Yes, a wet day, but it didn’t dampen our spirits, and after a superb breakfast of breads, pastries, a delicious cherry clafouti, soft boiled eggs etc, we made our way to the Hotel-Dieu. Also known as the Hospices of Beaune, it was founded in 1443 by Nicholas Rolin, Chancellor of Burgundy, as a hospital for the poor. The elderly, sick & destitute are offered treatment and refuge to this day. A fine example of Northern Renaissance architecture, it is famous for it’s roof of typical Burgundian coloured tiles.

Unfortunately, the Petit Train was booked out by tour groups – it’s usually good to take a Petit Train in various towns, in order to get an overview of the area and history. So after a lunch of onion soup (welcome on this wet day!) we went out of town to the Clos de Vougeot, a vineyard that was established in the 12th century by Cistercian monks. The Chateau itself dates from the Renaissance period. Clos Vougeot was for centuries considered the finest of all burgundies, but no wine is produced there now. The Clos de Vougeot is now the seat of the Confrerie des Chevaliers du Tastevin.

On the way back to our B&B we stopped for a wayside winetasting at Nuits-St-George and bought some excellent Pommard wine!IMG_20150616_085627

En Route to Beaune

First stop, Mondemont-Givroux, to see the Marne Memorial. An amazing structure, and a panoramic view over the Marne Valley. The small graveyard at the church is very interesting, commemorating both the French AND the Germans who fought and died here. The ceramic display board shows the shifting battle lines – it’s hard to believe that this peaceful valley is drenched in blood.

I had read on TripAdvisor such good reviews of the Relais de la Marne at Langres that I decided to book for lunch en route. I was disappointed when Monsieur Vincent told me he wouldn’t be open on the Sunday as he was preparing for a big event. However, in the morning he phoned me to say that he would finish his prep work early and would open for our group!  So kind of him … and when we arrived, we found the restaurant almost full!  Word had obviously spread that he would be open!  And the meal did not disappoint, it was inventive and delicious, and we had a most convivial time. Will definitely go back.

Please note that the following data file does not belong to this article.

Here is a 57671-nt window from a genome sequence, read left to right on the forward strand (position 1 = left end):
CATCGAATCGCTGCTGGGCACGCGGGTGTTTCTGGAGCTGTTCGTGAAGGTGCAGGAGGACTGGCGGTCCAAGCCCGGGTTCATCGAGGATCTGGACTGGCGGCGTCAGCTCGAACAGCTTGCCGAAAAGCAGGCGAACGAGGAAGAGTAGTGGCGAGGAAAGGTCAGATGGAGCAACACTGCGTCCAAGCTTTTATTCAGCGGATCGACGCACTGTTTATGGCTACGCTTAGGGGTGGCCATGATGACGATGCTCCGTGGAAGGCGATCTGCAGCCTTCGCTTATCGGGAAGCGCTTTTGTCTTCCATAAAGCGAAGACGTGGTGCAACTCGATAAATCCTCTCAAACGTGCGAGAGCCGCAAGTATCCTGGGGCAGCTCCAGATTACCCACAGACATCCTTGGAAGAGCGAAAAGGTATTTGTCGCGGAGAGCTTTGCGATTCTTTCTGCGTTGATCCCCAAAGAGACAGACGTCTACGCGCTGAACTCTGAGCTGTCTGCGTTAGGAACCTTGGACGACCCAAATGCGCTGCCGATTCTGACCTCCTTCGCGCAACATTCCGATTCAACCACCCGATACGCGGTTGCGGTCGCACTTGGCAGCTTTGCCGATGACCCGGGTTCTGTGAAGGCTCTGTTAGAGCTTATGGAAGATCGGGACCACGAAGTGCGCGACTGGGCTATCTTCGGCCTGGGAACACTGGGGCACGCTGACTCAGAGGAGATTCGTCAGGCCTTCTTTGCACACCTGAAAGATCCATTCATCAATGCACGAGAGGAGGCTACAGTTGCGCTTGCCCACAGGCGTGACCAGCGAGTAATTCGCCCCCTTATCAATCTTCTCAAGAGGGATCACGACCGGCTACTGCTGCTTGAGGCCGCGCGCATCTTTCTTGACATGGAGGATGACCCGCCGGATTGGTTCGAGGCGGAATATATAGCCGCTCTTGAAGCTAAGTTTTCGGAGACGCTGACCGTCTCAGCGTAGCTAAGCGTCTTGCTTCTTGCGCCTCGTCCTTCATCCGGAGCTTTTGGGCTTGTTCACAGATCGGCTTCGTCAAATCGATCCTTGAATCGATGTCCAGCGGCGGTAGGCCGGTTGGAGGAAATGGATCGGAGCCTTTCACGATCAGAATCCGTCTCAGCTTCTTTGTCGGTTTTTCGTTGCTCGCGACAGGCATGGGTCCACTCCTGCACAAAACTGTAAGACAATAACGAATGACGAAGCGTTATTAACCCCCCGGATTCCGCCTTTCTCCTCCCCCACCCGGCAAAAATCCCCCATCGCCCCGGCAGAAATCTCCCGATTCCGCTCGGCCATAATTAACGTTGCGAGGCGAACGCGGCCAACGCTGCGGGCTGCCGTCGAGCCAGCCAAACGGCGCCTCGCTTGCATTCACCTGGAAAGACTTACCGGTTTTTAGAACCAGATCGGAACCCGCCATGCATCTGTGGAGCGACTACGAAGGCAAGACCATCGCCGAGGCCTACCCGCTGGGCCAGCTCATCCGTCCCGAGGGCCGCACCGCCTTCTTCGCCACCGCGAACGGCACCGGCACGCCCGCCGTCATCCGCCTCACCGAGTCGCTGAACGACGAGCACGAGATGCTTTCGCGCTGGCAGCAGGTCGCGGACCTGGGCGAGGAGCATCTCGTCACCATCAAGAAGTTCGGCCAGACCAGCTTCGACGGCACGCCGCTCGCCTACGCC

Our stop for the night was Le Clos de L’Aigue, a B&B in Beaune. Beautiful grounds, a peaceful atmosphere, and a warm welcome from Sandrine & Laurent. As is usual on a Sunday, there was no supermarket open, and as our group had eaten a large lunch we didn’t feel like another restaurant meal. So Sandrine very kindly offered us aperitifs and tapas, just what we wanted. We sat outside and enjoyed the food, wine (2 bottles!) and company … and so ended our second day of travelling.

Aperitifs with Sandrine & Laurent, Le Clos de l'Aigue

Aperitifs with Sandrine & Laurent, Le Clos de l’Aigue

Vincent & Filanie, Relais de la Marne

Vincent & Filanie, Relais de la Marne

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First tour 2015

Saturday : By the time we had met up with the others in the team and packed the bags in the van, we arrived in Reims in time for lunch. Such a lovely place to eat – Epicerie Au Bon Manger. Not much to look at from the outside, but a charming welcome from 2 smiling & helpful young women, champagne (of course! After all, we were in the Champagne area), and a shared platter of wonderful meats, cheeses, salad – all organic & with provenance. Just the right sort of meal to start the tour.

On to the Cathedral, where we organised audio guides for the others, then nursed a cold drink in the square in front of the Cathedral while they took in the magnificence & history. After years of public works, the area around the Cathedral is now alive with little restaurants and shops, and shaded with trees. A great place to people watch!

Next we headed off to our accommodation in Epernay, Parva Domus B&B. the only B&B on the Avenue de Champagne, in the old Moet et Chandon family home. It’s great to stroll past all the Champagne Houses, and on the way home after dinner to see their names cast on the footpath in lights. We had aa pleasant meal in the courtyard of La Banque Brasserie in the heart of Epernay.

Au Bon Manger, 7 rue Courmeaux, Reims. Tel. 03 26 03 45 29  www.aubonmanger.fr

La Banque Brasserie, 40 rue de General Leclerc, Epernay.Tel. 03 26 59 50 50  www.brasserie-labanque.fr

Parva Domus, 27 Ave de Champagne, Epernay  Tel 03 26 32 40 74  www.parvadomusrimaire.com

 

Ready to go!